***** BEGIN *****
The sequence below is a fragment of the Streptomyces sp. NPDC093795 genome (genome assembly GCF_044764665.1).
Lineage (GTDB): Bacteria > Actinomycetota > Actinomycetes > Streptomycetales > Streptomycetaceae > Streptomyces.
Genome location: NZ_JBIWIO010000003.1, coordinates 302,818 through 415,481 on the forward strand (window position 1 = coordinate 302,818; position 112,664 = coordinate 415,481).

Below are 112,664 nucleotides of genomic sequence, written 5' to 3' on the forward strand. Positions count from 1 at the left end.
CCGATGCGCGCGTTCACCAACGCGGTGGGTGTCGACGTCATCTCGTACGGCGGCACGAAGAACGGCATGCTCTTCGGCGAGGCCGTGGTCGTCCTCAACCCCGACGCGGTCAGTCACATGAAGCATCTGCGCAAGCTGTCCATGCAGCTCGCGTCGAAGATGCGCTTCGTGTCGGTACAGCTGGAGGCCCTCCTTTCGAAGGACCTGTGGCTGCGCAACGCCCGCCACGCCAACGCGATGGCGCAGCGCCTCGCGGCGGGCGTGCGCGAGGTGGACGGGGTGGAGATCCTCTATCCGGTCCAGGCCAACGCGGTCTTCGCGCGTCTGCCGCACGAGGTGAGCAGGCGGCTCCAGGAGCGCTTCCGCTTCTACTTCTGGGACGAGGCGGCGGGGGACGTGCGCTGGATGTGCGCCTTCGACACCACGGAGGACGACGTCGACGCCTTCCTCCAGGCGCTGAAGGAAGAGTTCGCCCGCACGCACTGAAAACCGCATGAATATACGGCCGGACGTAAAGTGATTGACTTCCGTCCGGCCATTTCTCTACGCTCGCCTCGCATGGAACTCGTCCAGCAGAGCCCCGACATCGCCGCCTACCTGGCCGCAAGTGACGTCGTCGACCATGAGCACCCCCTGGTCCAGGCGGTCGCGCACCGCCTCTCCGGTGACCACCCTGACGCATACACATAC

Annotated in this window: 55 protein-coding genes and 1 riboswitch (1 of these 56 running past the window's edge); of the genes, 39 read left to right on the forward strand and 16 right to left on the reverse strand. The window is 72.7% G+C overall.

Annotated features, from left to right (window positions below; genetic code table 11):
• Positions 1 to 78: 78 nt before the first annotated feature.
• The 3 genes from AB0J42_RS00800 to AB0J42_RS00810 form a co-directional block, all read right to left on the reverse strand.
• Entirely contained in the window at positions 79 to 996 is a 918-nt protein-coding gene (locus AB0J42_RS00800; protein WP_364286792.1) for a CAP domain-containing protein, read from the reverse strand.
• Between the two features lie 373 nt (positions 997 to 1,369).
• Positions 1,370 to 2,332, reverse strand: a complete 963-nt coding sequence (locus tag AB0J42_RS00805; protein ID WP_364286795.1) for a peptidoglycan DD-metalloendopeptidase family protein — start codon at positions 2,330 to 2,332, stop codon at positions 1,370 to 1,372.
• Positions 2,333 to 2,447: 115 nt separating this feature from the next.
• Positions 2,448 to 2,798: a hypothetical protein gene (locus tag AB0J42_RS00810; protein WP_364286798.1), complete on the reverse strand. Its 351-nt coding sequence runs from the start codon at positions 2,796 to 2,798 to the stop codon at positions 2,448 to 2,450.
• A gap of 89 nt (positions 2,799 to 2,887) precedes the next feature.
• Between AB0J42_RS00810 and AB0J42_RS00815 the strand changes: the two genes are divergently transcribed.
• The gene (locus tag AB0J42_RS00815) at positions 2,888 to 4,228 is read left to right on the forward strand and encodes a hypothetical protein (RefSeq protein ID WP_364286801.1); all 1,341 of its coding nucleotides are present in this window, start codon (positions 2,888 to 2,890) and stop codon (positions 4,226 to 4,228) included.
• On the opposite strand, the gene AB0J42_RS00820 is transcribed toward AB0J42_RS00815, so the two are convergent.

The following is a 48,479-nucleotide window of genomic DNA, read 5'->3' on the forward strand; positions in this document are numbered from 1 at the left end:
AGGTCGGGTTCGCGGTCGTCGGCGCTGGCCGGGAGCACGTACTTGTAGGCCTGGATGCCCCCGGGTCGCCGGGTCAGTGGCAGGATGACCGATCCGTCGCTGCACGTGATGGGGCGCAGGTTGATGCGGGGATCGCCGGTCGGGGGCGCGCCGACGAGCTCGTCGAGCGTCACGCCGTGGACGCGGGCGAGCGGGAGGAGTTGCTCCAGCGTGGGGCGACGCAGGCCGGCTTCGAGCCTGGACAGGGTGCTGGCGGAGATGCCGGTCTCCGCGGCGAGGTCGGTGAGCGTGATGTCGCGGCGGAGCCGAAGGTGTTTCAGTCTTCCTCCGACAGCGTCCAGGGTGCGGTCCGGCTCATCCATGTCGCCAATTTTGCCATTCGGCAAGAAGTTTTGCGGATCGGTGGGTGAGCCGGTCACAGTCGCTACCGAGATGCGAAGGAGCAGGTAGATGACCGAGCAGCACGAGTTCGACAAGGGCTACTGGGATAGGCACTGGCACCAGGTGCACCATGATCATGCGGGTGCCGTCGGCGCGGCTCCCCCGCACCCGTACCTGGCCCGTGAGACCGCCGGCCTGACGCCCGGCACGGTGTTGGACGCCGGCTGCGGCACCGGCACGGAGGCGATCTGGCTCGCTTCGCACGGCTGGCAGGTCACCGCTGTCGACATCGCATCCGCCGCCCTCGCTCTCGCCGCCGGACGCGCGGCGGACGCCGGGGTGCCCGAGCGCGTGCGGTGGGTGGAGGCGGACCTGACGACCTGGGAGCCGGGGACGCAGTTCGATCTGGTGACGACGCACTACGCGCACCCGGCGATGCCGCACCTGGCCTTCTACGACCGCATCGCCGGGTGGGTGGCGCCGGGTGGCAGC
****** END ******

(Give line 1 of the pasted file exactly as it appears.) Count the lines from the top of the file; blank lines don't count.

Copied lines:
The sequence below is a fragment of the Streptomyces sp. NPDC093795 genome (genome assembly GCF_044764665.1).